rologic complications including cerebellar ataxia, encephalitis, Guillain-Barré syndrome (GBS), meningitis, and transverse myelitis (Ey et al., 1981; Fleisher et al., 1981; Guess et al., 1986; Jackson et al., 1992; Liu and Urion, 1992; Preblud, 1986). Immunocompromised individuals such as those treated for cancer or with congenital defects in cellular immunity often experience more severe varicella infection and are at greater risk of fatal infection (Whitley, 2010).
Following the acute phase of the infection, the primary VZV infection is resolved, and the virus begins a dormant phase in the sensory nerve ganglia of the individual. The individual usually has lifetime immunity against reinfection, and will not again have an illness that resembles primary chickenpox; however, the latent VZV may be reactivated and cause shingles (also called herpes zoster [HZ]). Shingles (or HZ) is a painful, unilateral, pruritic rash appearing on dermatomal areas of one or more sensory-nerve roots (Arvin, 1996). Risk factors for shingles include aging, immunosuppression, and VZV infection prior to 12 months of age (Arvin, 1996). An estimated 15 to 30 percent of the population develops shingles, a percentage that is expected to increase with increasing life expectancies (CDC, 2007). Postherpetic neuralgia (PHN) is the most common complication of herpes zoster, especially in older individuals (CDC, 2007). The pain of PHN can last from 4 weeks to 10 years, and in one study, it lasted more than 1 year in 22 percent of study participants (Arvin, 1996; Ragozzino et al., 1982). Additional complications of herpes zoster include herpes ophthalmicus, dissemination, and central nervous system, pulmonary, and hepatic disease (CDC, 2007).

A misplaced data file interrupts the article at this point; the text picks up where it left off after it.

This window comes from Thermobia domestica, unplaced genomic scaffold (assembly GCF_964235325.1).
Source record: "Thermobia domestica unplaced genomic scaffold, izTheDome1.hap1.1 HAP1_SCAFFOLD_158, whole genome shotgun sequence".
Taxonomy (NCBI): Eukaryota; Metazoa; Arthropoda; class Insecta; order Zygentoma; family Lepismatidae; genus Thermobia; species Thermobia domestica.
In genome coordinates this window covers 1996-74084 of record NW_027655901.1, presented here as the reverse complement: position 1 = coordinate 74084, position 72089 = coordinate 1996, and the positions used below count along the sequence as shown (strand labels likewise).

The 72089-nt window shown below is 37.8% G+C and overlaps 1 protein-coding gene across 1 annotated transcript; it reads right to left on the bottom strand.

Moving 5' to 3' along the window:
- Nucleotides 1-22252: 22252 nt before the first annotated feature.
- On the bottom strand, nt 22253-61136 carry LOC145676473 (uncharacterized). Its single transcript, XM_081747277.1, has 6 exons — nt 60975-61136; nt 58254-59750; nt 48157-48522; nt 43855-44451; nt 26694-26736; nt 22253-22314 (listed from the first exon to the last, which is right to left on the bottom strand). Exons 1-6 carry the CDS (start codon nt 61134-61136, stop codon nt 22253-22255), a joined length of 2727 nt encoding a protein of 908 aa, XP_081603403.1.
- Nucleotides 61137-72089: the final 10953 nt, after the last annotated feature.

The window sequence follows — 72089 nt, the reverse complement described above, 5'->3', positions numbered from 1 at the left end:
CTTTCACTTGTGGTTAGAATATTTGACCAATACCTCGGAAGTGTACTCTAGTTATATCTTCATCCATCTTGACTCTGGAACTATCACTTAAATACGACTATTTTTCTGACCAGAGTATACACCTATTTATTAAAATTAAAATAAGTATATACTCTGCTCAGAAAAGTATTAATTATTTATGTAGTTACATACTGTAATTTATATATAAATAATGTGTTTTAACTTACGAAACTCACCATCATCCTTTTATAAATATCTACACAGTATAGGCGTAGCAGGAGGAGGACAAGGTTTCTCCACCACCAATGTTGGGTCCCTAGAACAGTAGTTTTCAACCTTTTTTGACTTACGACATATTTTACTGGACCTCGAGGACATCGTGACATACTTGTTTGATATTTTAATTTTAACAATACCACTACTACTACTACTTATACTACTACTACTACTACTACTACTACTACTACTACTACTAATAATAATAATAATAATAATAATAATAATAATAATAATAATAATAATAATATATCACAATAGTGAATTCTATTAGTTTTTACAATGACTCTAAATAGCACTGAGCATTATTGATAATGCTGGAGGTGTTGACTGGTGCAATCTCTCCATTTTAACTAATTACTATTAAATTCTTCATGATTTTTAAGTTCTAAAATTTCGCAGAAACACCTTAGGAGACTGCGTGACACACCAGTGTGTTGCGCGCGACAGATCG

Prior to the development and dissemination of the varicella vaccine in 1995, varicella was a common childhood disease in the United States. The Centers for Disease Control and Prevention (CDC) estimates that from 1980 through 1990, 4 million cases of varicella occurred annually with approximately 77 percent of cases in children 9 years old and younger, and more than 90 percent in children less than 15 years of age (CDC, 2007). Furthermore, national seroprevalence data from 1988–1994 showed that 95.5 percent of adults aged 20–29 years, 98.9 percent of adults aged 30–39 years, and 99.6 percent of adults aged 40 years and older were immune to varicella (Kilgore et al., 2003).
From 1988 through 1995, hospitalizations due to varicella ranged from 2.3 to 7.0 per 100,000 cases (CDC, 2007). Among those most often hospitalized were adults 20 years of age and older, and children 4 years and younger, respectively representing 31.9 and 44.4 percent of varicella-related hospitalizations (Galil et al., 2002). Despite adults being less likely to require hospitalization due to varicella infection, from 1990 to 1994 adults were 25 times more likely to experience fatal varicella infections than children between the ages of 1 and 4 years (Meyer et al., 2000). Secondary